I also obsessively checked Baby A’s breathing while he slept. I kept him nearby either in my arms or in the bassinet next to our bed. Even then, the only way I was able to rest was after purchasing a foot monitor that promised to alert me if he stopped breathing.

The first time Baby A slept 12 hours—and one of the only times, I might add—I was a nervous wreck. I checked the monitor app on my phone every few minutes to see his pulse rate and oxygen levels.

In addition to the anxiety, I remember just plain not feeling like myself. The exhaustion alone was worse than anything I had expected. I remember several nights in the first few weeks when I cried and told Ryan that I was just so tired; no one had told me it would be this difficult.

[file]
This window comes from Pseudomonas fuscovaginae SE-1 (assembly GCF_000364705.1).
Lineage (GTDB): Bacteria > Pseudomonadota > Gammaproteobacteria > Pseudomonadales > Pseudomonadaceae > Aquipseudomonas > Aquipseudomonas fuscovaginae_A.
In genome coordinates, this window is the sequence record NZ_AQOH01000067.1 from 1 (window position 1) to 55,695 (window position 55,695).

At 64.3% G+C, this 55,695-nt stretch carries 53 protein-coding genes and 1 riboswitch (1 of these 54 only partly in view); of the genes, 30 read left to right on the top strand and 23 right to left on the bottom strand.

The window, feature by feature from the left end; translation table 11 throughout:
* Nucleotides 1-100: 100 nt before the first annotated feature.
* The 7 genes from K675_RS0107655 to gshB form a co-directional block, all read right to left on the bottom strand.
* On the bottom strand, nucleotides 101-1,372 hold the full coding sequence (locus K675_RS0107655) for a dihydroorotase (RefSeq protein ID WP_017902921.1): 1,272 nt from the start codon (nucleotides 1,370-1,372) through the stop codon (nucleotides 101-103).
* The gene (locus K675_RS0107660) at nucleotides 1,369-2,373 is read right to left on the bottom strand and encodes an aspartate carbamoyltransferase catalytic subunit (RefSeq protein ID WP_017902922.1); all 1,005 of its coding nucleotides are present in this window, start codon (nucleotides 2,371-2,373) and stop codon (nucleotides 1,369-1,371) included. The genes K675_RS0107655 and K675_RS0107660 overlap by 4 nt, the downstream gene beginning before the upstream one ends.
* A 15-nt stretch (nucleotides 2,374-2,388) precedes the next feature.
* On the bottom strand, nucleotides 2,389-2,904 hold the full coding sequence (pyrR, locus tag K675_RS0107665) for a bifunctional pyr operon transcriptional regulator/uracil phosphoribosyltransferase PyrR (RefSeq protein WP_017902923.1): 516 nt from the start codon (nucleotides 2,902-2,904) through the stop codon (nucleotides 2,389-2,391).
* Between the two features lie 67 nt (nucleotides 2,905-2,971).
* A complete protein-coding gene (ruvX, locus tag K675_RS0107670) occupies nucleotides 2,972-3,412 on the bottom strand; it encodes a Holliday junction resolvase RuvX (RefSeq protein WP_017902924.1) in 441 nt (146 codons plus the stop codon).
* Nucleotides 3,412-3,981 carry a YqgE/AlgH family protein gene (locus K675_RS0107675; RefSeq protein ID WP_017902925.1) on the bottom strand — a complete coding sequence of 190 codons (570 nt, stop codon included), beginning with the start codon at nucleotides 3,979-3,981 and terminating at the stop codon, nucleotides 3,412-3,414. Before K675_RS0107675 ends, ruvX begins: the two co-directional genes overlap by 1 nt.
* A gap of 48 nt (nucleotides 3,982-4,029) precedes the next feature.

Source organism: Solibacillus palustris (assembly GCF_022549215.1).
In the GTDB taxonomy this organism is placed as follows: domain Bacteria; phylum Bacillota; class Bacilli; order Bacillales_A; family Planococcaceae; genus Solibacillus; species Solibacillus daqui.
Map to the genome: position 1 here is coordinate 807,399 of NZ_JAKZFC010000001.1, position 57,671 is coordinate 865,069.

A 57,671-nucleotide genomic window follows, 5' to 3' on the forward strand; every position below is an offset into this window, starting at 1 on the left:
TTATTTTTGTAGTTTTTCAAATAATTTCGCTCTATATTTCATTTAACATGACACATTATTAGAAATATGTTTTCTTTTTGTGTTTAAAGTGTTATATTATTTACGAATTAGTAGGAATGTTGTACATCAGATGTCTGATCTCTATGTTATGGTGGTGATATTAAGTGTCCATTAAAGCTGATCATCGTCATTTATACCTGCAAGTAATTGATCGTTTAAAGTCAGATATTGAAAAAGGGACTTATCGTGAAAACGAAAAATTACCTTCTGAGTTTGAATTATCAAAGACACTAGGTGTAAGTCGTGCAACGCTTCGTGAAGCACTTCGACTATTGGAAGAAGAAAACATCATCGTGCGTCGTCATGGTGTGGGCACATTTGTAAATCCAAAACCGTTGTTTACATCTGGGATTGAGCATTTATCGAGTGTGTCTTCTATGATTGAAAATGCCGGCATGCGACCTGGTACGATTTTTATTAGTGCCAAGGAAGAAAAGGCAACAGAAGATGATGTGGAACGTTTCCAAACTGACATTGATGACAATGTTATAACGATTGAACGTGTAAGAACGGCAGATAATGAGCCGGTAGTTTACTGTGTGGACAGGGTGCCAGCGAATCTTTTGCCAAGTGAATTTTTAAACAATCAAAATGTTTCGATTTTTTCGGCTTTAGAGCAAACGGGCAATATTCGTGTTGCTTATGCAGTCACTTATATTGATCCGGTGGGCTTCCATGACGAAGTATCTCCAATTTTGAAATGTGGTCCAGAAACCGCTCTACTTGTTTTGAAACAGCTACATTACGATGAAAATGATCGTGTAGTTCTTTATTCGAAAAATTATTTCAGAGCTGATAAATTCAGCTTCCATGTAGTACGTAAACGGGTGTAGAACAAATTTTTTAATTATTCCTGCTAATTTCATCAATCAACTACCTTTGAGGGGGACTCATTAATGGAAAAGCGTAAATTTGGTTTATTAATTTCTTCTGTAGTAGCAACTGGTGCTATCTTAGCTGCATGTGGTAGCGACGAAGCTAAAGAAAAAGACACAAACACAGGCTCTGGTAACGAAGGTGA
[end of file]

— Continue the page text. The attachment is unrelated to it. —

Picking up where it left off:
“You wouldn’t have believed them if they did tell you,” he said.

“True,” I relented.

During that first month when I was awake nursing most hours of the night, I found myself spending way too much time on Google and various form of social media. I stumbled across a Facebook page for Fit4Mom, which had an exercise class for moms with their strollers nearby. I vowed to go as soon as I hit six weeks postpartum.

It was difficult to get out of the house when Baby A was that small. Some days it felt like we didn’t even start sleeping until 9:00 AM, and we needed to leave by 9:20 AM to make it to class.

On my first day at Stroller Strides, I was immediately welcomed into this tribe of amazing, strong women. They didn’t care if I showed up late or had to step out to nurse my baby, both of which happened regularly. I felt a connection with these women, knowing that many had also experienced what I would consider the most difficult and amazing feat I will ever accomplish in my life—childbirth.